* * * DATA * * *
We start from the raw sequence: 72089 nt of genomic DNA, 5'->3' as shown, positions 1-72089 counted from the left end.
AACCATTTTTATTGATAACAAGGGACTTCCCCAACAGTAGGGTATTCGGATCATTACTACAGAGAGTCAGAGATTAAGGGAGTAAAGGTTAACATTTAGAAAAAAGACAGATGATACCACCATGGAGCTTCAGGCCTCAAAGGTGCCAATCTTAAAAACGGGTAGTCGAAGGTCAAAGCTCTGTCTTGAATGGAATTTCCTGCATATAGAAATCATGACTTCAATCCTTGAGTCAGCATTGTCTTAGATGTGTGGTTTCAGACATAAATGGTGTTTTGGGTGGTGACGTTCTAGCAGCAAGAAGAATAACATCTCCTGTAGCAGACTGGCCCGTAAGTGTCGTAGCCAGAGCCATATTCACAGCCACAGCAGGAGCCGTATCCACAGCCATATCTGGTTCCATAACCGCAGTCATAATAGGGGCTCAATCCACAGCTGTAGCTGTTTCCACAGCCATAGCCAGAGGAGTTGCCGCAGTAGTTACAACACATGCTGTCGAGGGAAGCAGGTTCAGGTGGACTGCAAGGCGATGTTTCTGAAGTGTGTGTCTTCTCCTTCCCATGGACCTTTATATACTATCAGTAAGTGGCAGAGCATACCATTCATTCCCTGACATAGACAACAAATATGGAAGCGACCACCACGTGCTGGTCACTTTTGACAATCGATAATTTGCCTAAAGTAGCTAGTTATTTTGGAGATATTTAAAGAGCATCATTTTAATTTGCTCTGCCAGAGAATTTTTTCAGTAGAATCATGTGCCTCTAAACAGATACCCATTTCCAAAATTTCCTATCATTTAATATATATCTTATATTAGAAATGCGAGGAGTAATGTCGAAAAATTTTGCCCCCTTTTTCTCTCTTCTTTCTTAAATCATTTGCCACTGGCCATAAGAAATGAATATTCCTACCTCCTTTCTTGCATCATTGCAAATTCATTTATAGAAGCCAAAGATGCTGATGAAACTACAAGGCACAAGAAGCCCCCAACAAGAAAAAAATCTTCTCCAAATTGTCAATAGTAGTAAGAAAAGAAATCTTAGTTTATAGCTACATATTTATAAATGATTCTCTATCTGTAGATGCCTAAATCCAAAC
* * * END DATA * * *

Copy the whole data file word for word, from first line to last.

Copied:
We start from the raw sequence: 72089 nt of genomic DNA, 5'->3' as shown, positions 1-72089 counted from the left end.
AACCATTTTTATTGATAACAAGGGACTTCCCCAACAGTAGGGTATTCGGATCATTACTACAGAGAGTCAGAGATTAAGGGAGTAAAGGTTAACATTTAGAAAAAAGACAGATGATACCACCATGGAGCTTCAGGCCTCAAAGGTGCCAATCTTAAAAACGGGTAGTCGAAGGTCAAAGCTCTGTCTTGAATGGAATTTCCTGCATATAGAAATCATGACTTCAATCCTTGAGTCAGCATTGTCTTAGATGTGTGGTTTCAGACATAAATGGTGTTTTGGGTGGTGACGTTCTAGCAGCAAGAAGAATAACATCTCCTGTAGCAGACTGGCCCGTAAGTGTCGTAGCCAGAGCCATATTCACAGCCACAGCAGGAGCCGTATCCACAGCCATATCTGGTTCCATAACCGCAGTCATAATAGGGGCTCAATCCACAGCTGTAGCTGTTTCCACAGCCATAGCCAGAGGAGTTGCCGCAGTAGTTACAACACATGCTGTCGAGGGAAGCAGGTTCAGGTGGACTGCAAGGCGATGTTTCTGAAGTGTGTGTCTTCTCCTTCCCATGGACCTTTATATACTATCAGTAAGTGGCAGAGCATACCATTCATTCCCTGACATAGACAACAAATATGGAAGCGACCACCACGTGCTGGTCACTTTTGACAATCGATAATTTGCCTAAAGTAGCTAGTTATTTTGGAGATATTTAAAGAGCATCATTTTAATTTGCTCTGCCAGAGAATTTTTTCAGTAGAATCATGTGCCTCTAAACAGATACCCATTTCCAAAATTTCCTATCATTTAATATATATCTTATATTAGAAATGCGAGGAGTAATGTCGAAAAATTTTGCCCCCTTTTTCTCTCTTCTTTCTTAAATCATTTGCCACTGGCCATAAGAAATGAATATTCCTACCTCCTTTCTTGCATCATTGCAAATTCATTTATAGAAGCCAAAGATGCTGATGAAACTACAAGGCACAAGAAGCCCCCAACAAGAAAAAAATCTTCTCCAAATTGTCAATAGTAGTAAGAAAAGAAATCTTAGTTTATAGCTACATATTTATAAATGATTCTCTATCTGTAGATGCCTAAATCCAAAC